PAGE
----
The College will be closed Monday, Jan. 18 for Martin Luther King Jr. Day.

General Notice

Update: All hybrid in-person classes will meet remotely until Feb. 16, 2021. For more COVID-19 and Campus Operating Updates, click here.


March 2015

There are many steps and best practices you can take to protect your computer and electronic devices from theft, viruses, malware, data loss, and identity theft. Here are 10 very practical and basic steps that everyone can take to protect their computers, phones, and tablets.

Note 1: When leaving your computer (home desktop and laptop), lock it (Ctrl + Alt + Delete), or turn it off. This will prevent someone from accessing your computer when you are not around. A best practice is to enable your computer screen saver and select the password lock feature, upon a specific idle time. For more information, contact an IT professional or perform an online search / YouTube video search for necessary steps to accomplish this task.
Note 2: If you use a computer that is not your own, be sure to logoff from all accounts accessed. We have all seen malicious messages on social media from friends who forgot to logoff from the public library computer.

Note: Most mobile devices now have GPS enabled tacking features built it in for misplaced or lost mobile devices. Contact your vendor or mobile carrier for more information or visit mobile carrier website on the steps to accomplish this task.

  1. Never leave your mobile computer (i.e.: laptop) or mobile device (i.e.: iPhone, iPad, Android, Kindle, etc.) unattended in public. If you have to leave any or all of these devices in your car, place them in the trunk. If possible, disable the auto trunk release in your car.
  2. Use strong passwords. You can use words that you remember and substitute numbers with letters and symbols. For example, if your pet’s name is Marli and your best friend’s name is Lauren you can use the following – M@r1I-1@ur&N. You can test the strength of your password by going to: www.howsecureismypassword.net. You can see below that the password we just created will take 344 thousand years to crack!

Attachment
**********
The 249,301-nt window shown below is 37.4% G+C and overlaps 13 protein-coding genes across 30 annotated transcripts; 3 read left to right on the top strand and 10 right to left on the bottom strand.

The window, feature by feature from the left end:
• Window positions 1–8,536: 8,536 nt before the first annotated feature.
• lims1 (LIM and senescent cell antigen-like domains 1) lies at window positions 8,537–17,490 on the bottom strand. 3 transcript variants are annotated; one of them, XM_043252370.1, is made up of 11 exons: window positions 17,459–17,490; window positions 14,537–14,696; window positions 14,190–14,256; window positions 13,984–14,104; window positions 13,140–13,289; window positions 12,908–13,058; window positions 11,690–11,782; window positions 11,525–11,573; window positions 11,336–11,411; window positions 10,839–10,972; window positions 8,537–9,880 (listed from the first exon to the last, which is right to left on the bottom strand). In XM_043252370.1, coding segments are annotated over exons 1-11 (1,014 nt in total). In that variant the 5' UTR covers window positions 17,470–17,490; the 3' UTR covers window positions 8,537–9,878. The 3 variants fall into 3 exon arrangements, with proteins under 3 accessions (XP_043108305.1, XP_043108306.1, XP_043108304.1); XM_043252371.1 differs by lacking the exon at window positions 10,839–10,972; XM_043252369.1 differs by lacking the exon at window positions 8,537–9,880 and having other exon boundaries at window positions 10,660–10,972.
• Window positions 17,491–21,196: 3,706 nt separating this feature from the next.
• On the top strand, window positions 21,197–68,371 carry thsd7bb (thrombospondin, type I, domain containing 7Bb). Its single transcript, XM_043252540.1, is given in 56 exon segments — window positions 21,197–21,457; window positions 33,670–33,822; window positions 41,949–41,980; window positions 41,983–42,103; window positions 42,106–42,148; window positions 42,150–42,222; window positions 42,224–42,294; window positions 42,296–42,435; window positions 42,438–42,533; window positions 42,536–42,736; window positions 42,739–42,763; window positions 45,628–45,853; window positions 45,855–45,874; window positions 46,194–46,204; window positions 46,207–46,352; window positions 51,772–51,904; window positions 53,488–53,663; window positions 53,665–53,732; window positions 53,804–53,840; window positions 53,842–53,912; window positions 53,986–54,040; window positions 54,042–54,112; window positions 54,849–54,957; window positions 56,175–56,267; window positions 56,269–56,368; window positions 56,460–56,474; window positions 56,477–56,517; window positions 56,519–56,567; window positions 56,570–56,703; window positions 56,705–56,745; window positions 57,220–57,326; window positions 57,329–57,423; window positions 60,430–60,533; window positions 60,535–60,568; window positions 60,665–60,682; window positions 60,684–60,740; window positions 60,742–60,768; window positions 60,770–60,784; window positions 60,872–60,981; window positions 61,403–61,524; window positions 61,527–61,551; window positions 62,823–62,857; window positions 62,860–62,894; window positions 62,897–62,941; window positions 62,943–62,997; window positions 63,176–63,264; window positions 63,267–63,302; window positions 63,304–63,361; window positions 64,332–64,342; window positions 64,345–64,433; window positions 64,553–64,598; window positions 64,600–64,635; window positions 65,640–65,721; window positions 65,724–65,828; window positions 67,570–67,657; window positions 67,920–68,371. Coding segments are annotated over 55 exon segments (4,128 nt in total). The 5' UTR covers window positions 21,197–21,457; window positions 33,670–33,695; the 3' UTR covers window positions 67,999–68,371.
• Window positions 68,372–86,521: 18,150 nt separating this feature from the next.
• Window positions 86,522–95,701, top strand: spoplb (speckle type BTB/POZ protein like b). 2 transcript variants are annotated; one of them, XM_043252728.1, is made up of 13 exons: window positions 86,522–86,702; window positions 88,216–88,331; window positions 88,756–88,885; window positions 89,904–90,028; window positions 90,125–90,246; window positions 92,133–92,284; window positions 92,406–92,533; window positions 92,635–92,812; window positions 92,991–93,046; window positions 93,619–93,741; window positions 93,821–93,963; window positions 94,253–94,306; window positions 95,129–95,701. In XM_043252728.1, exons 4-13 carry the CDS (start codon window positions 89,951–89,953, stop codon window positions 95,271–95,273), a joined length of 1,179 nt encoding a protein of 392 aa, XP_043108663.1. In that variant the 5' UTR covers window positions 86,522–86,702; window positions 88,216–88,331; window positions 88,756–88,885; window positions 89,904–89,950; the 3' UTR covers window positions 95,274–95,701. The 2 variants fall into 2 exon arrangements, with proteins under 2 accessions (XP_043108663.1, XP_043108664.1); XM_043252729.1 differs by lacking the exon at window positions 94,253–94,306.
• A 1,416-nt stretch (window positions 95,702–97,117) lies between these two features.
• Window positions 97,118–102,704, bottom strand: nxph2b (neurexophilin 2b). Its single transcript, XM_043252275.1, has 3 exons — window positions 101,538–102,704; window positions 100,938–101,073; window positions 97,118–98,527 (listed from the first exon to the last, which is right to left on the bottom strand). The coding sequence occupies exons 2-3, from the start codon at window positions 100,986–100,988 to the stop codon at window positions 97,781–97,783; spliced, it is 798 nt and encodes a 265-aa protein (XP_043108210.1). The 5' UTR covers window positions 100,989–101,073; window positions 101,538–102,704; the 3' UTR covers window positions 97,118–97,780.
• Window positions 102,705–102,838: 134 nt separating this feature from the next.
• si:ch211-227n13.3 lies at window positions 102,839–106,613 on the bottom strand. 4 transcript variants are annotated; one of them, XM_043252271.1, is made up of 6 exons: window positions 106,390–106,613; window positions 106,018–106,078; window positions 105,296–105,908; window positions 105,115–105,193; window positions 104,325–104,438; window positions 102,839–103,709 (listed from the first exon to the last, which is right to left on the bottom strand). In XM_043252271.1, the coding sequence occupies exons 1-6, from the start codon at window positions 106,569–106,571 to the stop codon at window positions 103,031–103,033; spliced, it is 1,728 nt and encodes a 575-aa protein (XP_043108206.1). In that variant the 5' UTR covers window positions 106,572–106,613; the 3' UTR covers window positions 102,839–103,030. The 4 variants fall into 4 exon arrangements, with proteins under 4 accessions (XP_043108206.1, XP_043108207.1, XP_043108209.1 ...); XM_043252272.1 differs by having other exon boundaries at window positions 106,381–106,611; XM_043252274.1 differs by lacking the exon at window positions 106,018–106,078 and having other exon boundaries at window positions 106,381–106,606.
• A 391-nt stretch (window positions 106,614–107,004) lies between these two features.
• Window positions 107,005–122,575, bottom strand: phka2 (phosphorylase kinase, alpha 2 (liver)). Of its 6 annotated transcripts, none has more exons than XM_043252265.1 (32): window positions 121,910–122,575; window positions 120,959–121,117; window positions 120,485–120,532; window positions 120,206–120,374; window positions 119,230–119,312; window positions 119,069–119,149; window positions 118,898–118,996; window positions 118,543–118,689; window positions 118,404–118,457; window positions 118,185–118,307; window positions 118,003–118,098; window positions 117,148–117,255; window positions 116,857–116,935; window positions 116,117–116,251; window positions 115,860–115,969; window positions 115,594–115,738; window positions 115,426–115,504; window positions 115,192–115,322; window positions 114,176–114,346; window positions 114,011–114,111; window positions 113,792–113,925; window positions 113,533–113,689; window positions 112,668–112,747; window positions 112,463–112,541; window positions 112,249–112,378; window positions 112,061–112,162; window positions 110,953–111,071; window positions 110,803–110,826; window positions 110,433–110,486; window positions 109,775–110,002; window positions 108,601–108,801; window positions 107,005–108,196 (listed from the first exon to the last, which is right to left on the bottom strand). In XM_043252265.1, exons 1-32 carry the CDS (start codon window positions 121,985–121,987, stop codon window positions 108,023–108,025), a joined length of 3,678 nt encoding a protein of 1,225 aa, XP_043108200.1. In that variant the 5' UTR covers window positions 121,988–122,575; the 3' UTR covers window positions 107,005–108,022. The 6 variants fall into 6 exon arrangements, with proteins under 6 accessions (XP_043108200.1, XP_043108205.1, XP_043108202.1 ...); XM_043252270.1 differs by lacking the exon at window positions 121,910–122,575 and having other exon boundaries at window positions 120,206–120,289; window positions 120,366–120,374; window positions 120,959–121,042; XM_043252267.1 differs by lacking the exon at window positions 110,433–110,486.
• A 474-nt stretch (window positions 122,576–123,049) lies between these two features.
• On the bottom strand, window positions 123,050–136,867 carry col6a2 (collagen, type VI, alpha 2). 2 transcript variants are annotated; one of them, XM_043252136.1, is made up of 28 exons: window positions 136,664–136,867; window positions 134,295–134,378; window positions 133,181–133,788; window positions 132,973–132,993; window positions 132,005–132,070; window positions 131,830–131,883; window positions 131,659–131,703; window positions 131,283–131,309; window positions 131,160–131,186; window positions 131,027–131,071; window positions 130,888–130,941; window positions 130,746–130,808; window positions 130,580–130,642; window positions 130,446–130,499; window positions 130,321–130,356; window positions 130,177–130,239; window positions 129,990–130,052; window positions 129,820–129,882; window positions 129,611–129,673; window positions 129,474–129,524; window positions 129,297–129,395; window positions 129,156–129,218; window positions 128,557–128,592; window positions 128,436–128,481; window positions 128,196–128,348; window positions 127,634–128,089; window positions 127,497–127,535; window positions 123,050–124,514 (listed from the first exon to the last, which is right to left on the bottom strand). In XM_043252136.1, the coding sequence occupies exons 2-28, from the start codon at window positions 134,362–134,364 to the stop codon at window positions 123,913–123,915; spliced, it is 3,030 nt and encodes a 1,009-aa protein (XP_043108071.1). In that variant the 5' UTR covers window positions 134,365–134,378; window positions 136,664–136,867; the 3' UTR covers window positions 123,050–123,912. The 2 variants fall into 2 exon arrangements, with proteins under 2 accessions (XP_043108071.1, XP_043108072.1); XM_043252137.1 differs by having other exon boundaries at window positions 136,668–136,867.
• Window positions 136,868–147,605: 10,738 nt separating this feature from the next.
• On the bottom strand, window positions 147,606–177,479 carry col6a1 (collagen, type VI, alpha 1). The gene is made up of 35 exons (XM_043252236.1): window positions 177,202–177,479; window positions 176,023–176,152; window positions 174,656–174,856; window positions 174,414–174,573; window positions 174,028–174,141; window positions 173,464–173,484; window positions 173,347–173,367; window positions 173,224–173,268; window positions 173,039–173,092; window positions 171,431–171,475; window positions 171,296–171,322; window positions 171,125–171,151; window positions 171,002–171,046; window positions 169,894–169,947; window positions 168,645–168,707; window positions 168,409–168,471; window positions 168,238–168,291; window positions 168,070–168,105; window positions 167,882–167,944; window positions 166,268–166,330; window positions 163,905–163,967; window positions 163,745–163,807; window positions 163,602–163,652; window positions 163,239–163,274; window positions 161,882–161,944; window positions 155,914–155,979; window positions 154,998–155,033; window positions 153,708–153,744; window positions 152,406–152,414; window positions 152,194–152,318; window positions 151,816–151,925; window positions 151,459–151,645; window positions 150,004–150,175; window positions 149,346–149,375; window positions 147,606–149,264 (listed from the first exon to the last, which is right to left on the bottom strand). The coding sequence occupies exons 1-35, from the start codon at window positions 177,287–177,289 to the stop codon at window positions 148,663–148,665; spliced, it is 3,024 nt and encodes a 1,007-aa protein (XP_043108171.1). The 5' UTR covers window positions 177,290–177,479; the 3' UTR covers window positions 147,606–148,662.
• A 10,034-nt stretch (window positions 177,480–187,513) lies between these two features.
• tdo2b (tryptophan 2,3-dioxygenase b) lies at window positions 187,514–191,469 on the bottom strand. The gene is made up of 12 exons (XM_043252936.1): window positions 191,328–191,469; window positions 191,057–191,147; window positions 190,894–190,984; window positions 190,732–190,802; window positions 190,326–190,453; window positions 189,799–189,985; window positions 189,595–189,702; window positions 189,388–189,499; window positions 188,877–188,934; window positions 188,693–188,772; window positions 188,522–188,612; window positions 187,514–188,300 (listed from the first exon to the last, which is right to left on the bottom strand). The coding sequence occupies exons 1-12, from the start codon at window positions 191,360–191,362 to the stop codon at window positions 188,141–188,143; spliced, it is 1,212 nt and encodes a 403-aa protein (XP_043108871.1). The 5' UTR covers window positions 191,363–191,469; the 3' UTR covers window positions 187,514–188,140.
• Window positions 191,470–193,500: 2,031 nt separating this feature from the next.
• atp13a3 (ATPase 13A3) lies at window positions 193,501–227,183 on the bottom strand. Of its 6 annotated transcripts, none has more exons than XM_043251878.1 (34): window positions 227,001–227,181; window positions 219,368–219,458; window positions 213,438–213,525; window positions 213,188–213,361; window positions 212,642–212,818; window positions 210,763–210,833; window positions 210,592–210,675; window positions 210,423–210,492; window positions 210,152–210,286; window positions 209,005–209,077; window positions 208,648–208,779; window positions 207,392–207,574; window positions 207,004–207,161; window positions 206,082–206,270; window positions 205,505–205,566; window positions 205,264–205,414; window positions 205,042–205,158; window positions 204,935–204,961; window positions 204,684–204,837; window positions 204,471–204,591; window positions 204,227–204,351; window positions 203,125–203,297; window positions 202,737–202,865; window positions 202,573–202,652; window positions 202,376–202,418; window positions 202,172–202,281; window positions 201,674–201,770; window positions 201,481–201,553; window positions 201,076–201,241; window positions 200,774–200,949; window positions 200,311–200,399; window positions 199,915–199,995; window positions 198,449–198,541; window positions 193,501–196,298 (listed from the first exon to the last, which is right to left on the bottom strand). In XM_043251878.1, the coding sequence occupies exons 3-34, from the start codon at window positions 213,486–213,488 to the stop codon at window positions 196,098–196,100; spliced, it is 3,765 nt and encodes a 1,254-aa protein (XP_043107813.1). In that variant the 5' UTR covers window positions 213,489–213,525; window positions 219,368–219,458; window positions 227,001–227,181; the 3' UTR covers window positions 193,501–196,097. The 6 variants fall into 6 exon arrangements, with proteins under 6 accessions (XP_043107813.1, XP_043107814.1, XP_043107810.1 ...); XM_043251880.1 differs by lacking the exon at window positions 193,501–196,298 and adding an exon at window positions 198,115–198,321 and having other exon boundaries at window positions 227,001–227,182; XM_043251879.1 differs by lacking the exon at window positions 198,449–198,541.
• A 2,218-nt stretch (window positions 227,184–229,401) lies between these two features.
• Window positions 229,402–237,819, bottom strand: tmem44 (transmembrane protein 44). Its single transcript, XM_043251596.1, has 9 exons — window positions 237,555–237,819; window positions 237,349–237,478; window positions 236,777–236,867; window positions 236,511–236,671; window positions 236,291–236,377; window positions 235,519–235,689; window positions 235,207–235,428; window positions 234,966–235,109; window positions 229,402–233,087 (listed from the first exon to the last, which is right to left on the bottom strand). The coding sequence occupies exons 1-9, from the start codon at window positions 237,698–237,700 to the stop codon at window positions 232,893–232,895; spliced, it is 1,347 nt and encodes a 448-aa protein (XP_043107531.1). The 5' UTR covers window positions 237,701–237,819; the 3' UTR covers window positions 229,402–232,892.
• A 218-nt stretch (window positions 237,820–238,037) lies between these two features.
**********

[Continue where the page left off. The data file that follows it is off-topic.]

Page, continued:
3. Lock your phone and tablet after short intervals. The newer iPhone’s and Android devices let you set up biometric fingerprint access which is cool, secure and convenient. If your phone is stolen, this will help protect your data.Note: If your phone is stolen, notify your carrier immediately. They will deactivate the number and register your phone as stolen so it won’t be able to be reactivated. Also file a police report.
  4. Keep your software updated. Software and application developers release updates to secure know vulnerabilities that could make your computer or devices susceptible to viruses. There are free applications available that will automatically check for software updates. You can simply search “Automatic Software Updates” and you can choose the one that is right for you. This includes desktop, laptop, and mobile devices. Ensure both the operating system (i.e.: Apple iOS, Windows 8.1, Android, etc.) and applications (i.e.: Office 2013, Flash, Java, etc.). Contact your local IT professional for further assistance and guidance.
  5. Backup your data. You can back data up to an external device (i.e.: Flash Drive, etc.) or you can back it up in the cloud using backup software. Dropbox, Onedrive, Google Docs, etc. are applications that allow you to store and share documents in the cloud. Typically the first 5GB of cloud storage space is free! You can access the data on any computer or mobile device.
  6. Install and enable automatic updates of Antivirus and Malware software on your computer. Most systems can stay running in the background. There are lots of free versions available online. Ensure automatic updates is enabled, to receive up to date virus protection from installed provider. Contact your local IT professional for assistance and guidance.
  7. Ignore unsolicited email and never open an attachment that you are not expecting. Some viruses search your computer for known contacts and disguise emails to look like they have come from a trusted source. If you are wary of an email or attachment, delete it. It is not worth the risk of having your device compromised.
  8. Never respond to an email requesting your username, password, or sensitive information, known as Phishing. A technology professional or vendor would never ask you for your password or private information. It is against basic best practices and can compromise your computer and identity. If you cannot access an account or have an issue with an application, contact the vendor directly by phone. Never share your password with someone on the other end of an email. You never know who is watching.
  9. Turn on your computer’s firewall. All Macintosh and Windows computers have basic desktop firewalls as part of the operating systems. Ensure these are turned on. Contact your local IT professional or conduct a basic online search on steps to enable your computers firewall.
  10. Install a Remote Data-Wipe Application on your phone and computer. There are free applications that can be downloaded that can perform this function. If your computer, phone or table is lost or stolen, you can erase your data using this software.

These simple tips should help you protect your computers and electronic devices!